The meeting concluded late Tuesday evening. The Whitewater Common Council meets every Tuesday night to discuss matters regarding the city. The meetings are open to the public.

Kids’ Cartoon Catches Wind Among Adults

Audio Feature

A new fandom is exploding on the Internet as thousands of young adults discover what is now one of the most popular cartoons across online culture. The show is “My Little Pony: Friendship is Magic,” and it’s not just for little girls anymore.

“My Little Pony” was a show created in the early eighties to appeal to kids, particularly young girls. After the show was canceled and picked up again multiple times, the cartoon reached its fourth generation in 2010 with the premiere of “Friendship is Magic,” a series created by Lauren Faust.

After the series premiered in October, users of the cartoon board of popular website 4chan dot org noticed Cartoon Brew’s review that was particularly harsh toward the show’s premiere. Several users decided to see if the critic’s review held any water, so they watched the first episode. Pretty soon the entire board was discussing the show, and the fandom only expanded from there.

I decided to see if I could get any first-hand information from the show’s untargeted fans. I met up at a local McDonald’s in Beloit with a few self-proclaimed “bronies,” as they call themselves, to see what I could discover.

For Nick Cervenka, he’s a fan because of the show’s intelligence.

[Nick on why he watches]

One of the reasons college-aged adults seem to love the show is partly due to nostalgia.Faust had worked on cartoons such as “The Powerpuff Girls” and “Foster’s Home for Imaginary Friends” before starting “My Little Pony’s” fourth generation. Other animators and writers on board have worked on other shows such as “Dexter’s Lab” and “Samurai Jack.” These are shows many now college-aged adults grew up with, and “My Little Pony” only fuels their nostalgia.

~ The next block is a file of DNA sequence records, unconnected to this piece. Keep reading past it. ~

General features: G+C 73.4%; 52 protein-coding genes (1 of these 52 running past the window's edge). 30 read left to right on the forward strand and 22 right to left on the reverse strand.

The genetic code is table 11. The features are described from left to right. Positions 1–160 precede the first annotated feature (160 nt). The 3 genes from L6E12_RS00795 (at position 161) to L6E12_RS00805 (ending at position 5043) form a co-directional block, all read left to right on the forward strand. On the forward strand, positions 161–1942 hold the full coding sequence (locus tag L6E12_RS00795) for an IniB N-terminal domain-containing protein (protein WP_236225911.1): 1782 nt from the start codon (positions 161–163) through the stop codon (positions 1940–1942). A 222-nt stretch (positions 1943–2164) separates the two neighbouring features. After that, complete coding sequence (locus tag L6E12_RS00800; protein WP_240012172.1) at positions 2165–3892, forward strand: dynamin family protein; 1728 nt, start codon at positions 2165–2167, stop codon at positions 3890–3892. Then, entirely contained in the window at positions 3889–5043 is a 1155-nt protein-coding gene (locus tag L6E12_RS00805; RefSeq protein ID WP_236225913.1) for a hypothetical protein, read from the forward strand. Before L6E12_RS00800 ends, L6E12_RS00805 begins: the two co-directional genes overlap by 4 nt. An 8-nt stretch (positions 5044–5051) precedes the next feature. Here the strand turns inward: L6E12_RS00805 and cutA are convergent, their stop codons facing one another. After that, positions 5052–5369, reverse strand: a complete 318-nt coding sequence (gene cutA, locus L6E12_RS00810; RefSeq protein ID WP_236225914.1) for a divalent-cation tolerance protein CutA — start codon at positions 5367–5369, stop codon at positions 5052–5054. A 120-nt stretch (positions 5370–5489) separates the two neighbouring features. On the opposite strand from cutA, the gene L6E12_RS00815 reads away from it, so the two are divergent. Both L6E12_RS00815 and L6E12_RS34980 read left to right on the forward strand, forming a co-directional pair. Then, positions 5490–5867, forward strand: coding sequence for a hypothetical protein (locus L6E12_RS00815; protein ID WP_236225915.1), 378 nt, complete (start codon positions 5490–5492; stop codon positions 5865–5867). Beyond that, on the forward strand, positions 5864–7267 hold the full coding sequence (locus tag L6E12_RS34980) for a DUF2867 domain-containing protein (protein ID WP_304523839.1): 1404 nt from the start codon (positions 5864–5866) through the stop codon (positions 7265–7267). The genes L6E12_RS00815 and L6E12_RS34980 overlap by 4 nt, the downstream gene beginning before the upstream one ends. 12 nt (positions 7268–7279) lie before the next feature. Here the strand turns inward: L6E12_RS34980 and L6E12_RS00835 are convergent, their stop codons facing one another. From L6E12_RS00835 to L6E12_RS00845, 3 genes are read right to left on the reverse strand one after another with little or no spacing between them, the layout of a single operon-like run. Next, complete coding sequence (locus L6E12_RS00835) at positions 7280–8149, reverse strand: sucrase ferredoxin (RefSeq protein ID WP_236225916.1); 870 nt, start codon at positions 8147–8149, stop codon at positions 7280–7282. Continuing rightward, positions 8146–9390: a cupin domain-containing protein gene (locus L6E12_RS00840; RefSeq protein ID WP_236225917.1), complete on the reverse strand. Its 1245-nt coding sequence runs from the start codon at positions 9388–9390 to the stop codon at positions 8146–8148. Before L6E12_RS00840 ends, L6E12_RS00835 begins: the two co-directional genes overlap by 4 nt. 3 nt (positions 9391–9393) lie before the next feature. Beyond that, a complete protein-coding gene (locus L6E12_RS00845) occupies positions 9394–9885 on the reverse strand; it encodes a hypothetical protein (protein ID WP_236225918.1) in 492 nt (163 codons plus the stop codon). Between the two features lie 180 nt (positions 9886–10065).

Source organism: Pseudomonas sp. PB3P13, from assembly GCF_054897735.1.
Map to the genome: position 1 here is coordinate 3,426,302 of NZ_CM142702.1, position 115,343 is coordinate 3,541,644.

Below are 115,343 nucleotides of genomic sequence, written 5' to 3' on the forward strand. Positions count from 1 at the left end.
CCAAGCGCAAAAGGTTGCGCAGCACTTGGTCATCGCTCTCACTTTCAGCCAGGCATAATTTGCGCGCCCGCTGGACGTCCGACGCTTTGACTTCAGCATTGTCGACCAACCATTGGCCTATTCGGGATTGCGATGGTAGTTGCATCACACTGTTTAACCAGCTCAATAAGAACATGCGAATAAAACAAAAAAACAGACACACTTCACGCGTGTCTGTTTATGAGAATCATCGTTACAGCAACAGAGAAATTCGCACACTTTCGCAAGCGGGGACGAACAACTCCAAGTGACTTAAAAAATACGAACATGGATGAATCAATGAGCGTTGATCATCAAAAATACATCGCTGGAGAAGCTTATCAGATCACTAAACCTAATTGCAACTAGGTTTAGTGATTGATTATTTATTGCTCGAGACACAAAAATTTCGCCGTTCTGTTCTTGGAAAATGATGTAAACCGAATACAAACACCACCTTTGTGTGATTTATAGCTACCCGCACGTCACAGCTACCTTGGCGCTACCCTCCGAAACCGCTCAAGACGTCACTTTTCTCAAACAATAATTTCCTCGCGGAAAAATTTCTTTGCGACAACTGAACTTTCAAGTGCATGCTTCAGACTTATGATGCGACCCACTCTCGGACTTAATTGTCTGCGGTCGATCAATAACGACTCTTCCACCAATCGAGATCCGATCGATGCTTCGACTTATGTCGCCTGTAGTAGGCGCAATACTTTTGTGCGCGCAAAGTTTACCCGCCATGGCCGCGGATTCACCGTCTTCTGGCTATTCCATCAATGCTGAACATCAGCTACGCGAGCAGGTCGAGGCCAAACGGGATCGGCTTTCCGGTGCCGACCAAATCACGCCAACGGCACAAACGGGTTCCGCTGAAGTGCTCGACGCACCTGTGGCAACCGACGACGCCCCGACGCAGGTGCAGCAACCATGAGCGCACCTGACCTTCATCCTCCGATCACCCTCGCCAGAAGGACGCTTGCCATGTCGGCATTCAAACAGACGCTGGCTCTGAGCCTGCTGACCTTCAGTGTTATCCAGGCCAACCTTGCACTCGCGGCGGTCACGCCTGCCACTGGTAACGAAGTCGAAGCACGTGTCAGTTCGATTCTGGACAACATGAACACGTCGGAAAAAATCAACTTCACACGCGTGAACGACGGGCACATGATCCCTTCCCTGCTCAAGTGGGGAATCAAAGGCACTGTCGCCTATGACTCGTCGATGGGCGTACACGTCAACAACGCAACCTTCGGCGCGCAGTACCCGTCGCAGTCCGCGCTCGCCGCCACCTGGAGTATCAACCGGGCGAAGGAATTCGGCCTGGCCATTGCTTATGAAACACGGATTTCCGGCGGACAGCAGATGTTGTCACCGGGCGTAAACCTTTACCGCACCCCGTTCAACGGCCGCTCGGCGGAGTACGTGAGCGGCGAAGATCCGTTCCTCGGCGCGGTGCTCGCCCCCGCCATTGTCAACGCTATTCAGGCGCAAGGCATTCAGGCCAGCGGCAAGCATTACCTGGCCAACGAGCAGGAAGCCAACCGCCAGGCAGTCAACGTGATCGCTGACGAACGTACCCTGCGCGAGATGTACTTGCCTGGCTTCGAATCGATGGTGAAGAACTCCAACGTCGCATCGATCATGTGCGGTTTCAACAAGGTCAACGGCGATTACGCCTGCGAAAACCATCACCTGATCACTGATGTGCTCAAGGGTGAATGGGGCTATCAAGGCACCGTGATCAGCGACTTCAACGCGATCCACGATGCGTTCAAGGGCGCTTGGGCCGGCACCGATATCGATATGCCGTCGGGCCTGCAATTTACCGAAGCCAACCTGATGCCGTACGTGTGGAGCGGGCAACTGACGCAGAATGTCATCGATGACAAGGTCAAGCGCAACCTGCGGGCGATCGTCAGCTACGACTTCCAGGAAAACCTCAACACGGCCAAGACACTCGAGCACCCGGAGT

Faith Gustafson’s attraction to the show reminds her of cartoons from her childhood days.

[Faith on why she watches]

The show also holds plenty of Easter eggs for those willing to look for them. References to fashion designers, movies, or even specific alcoholic drinks are nods to parents or adults that watch the show, proof that the creators are aware of the unique demographic they’ve attracted. For those that have seen “The Big Lebowski,” one scene has quite the tribute.

[Nick on TBL]

Such pop culture references mean nothing to children, making them harmless, but older fans get a chuckle anytime such references surface.

Because the show’s fan base is mainly Internet-driven and somewhat of a taboo subject to some viewers outside the message boards and forums, those not familiar with the show’s following or origins may hold some stereotypes on what a brony is. Chris Sarvis shares what others may think of “My Little Pony” fans.

[Chris on stereotypes]

Despite others’ sometimes negative attitudes, the fan base is only growing. Even some you may not ever expect to watch—such as teachers, mechanics, and police officers—can actually be some of the show’s biggest fans.

Bronies often compare the cartoon to Pixar movies: both are created for children, but really, they can be enjoyed by anyone. With deep characters, intelligent writing, upbeat music and colorful settings, “My Little Pony: Friendship is Magic” is an inviting cartoon for adults and children alike.

For Webhawk News, this is Jake in Janesville.

Jello Wars 2012 Expected to be Better Than Ever

Jello Wars Final

A Janesville church youth group holds a unique summer event that gets all the kids pumped. It’s called Jello Wars, and it’s quite a night to remember.

Jello Wars is an annual set of activities that takes place at New Life Assembly of God in June to kick off summer break. With loud music, free food and a wide range of insane activities, Jello Wars is the highlight of the year for every middle- and high-school student that comes.